October 23, 2009
After the Yankees won the first two games against the Angels in the American League Championship Series, the final outcome began to look inevitable, but after returning home to Anaheim, the Angels managed to bounce back. Game Three on Monday evening went to extra innings, just like Game Two, except that this time the Angels won, 5-4. All four of the Yankee runs came on solo home runs, and the one by Jorge Posada in the eighth inning tied the game at four apiece. But the hero of the game was Angels second-string catcher Jeff Mathis, who doubled in the winning run in the 11th inning. It was the fifth game in a row in which the Yankees had scored exactly four runs, which may be a postseason record. (I'll have to check.)
Game Four on Tuesday evening was a total onslaught by the Bronx Bombers, who won by a score of 10 to 1. C.C. Sabathia pitched nearly flawlessly for eight innings, and for the third straight game, Alex Rodriguez -- the new "Mr. October" -- hit a home run, as well as a double and a single. Johnny Damon, who has been in a slump, hit a homer as well, clearing the high wall in right field. Center fielder Melky Cabrera led the Yanks with four RBIs.
After a pointless non-travel "day of rest," Game Five on Thursday started off disastrously for the Yankees, as A.J. Burnett gave up four runs to the Angels before the first out was made. To his credit, he settled down and pitched into the seventh inning without giving up any more runs. By that time, the Yanks had regained the lead thanks to a sudden outburst of slugging in the seventh inning started by Mark Teixera, who cleared the bases with a very timely double. Alex Rodriguez was given an intentional walk, but then Hideki Matsui knocked in a run, and Robinson Cano batted in two more, making six total. It looked like the aura of Yankee invincibility had returned, but then the Angels took back the lead with three runs in the bottom of the inning, and won the game, 7-6. See MLB.com. Well, you gotta give credit to Jeff Mathis, Vladimir Guerrero, Kendry Morales, and Torii Hunter for their consistent hitting. Oddly, there were no home runs in Game Five.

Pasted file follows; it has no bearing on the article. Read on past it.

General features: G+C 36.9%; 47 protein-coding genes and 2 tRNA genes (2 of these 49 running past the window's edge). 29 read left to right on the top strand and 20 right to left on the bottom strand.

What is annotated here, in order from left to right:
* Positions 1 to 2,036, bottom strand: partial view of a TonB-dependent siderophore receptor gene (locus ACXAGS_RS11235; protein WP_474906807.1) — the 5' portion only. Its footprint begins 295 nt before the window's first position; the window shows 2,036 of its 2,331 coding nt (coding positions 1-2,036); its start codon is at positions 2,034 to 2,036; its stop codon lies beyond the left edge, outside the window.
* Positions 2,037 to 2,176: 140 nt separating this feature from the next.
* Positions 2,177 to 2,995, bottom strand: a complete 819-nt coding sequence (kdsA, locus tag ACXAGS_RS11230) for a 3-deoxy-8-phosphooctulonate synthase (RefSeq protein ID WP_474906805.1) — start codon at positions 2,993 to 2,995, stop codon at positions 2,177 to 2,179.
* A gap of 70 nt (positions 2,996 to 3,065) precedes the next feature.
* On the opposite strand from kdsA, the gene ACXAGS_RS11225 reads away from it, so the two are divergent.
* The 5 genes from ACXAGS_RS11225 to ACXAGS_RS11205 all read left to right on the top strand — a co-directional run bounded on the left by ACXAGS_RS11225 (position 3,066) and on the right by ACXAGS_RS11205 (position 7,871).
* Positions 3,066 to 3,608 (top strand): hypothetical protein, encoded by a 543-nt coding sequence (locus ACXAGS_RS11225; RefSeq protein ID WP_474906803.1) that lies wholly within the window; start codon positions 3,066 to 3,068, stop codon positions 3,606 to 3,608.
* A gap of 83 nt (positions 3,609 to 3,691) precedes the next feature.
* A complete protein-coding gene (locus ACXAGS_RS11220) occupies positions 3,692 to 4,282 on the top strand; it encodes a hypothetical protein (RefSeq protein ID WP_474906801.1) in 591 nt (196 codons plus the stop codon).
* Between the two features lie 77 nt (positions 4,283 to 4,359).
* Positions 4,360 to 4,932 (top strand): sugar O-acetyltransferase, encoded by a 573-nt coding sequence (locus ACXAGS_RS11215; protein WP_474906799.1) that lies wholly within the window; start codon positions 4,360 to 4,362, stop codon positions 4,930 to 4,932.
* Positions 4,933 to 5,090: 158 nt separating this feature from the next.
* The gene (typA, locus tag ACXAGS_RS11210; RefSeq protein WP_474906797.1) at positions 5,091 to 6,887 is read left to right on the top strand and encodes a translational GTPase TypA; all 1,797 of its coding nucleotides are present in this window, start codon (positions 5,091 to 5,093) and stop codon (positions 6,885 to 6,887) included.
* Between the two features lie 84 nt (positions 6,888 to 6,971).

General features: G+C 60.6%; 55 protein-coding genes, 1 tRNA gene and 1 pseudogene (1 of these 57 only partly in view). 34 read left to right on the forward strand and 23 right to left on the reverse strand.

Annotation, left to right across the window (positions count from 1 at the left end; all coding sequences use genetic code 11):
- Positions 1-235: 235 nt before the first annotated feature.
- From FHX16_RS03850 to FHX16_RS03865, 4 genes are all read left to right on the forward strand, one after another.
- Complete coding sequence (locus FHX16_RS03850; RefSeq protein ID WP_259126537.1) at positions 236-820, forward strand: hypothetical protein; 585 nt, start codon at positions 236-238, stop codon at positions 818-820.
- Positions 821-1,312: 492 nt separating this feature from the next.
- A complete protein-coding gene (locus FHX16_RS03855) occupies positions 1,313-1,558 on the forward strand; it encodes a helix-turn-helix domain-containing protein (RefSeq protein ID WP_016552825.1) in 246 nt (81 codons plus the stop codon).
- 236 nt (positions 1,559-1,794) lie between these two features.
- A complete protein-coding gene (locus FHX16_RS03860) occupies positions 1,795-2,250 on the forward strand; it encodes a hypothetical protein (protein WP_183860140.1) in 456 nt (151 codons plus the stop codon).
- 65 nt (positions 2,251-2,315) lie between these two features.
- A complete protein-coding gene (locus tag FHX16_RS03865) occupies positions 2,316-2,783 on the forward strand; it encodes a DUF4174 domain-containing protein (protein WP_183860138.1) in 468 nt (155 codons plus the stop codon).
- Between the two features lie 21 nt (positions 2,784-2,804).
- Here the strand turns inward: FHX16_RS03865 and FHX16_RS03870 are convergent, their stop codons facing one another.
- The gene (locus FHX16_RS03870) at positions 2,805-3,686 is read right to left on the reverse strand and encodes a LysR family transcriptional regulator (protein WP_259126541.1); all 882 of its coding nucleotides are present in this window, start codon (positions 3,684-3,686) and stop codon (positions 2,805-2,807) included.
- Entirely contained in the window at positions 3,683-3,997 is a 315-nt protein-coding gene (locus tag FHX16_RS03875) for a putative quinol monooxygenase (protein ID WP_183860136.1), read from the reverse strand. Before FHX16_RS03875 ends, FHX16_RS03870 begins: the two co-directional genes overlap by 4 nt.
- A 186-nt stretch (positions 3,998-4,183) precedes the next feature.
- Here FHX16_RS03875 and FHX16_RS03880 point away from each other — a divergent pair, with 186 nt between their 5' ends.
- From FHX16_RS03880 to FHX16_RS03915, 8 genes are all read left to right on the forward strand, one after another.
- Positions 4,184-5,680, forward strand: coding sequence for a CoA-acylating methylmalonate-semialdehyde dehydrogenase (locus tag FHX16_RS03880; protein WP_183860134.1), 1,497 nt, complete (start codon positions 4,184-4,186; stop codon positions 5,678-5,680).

As the ALCS returns to the Bronx tomorrow, expectations from New York fans will be high. Andy Pettitte will be the starting pitcher, but rain is in the forecast and could force a postponement.
Thanks to Scott Hollmeyer, Mark Komp, and of course Mike Zurawski and Bruce Orser for recent tips on ballparks, past and present. And my apologies to those others whose messages I haven't had time to digest and reply to as of yet...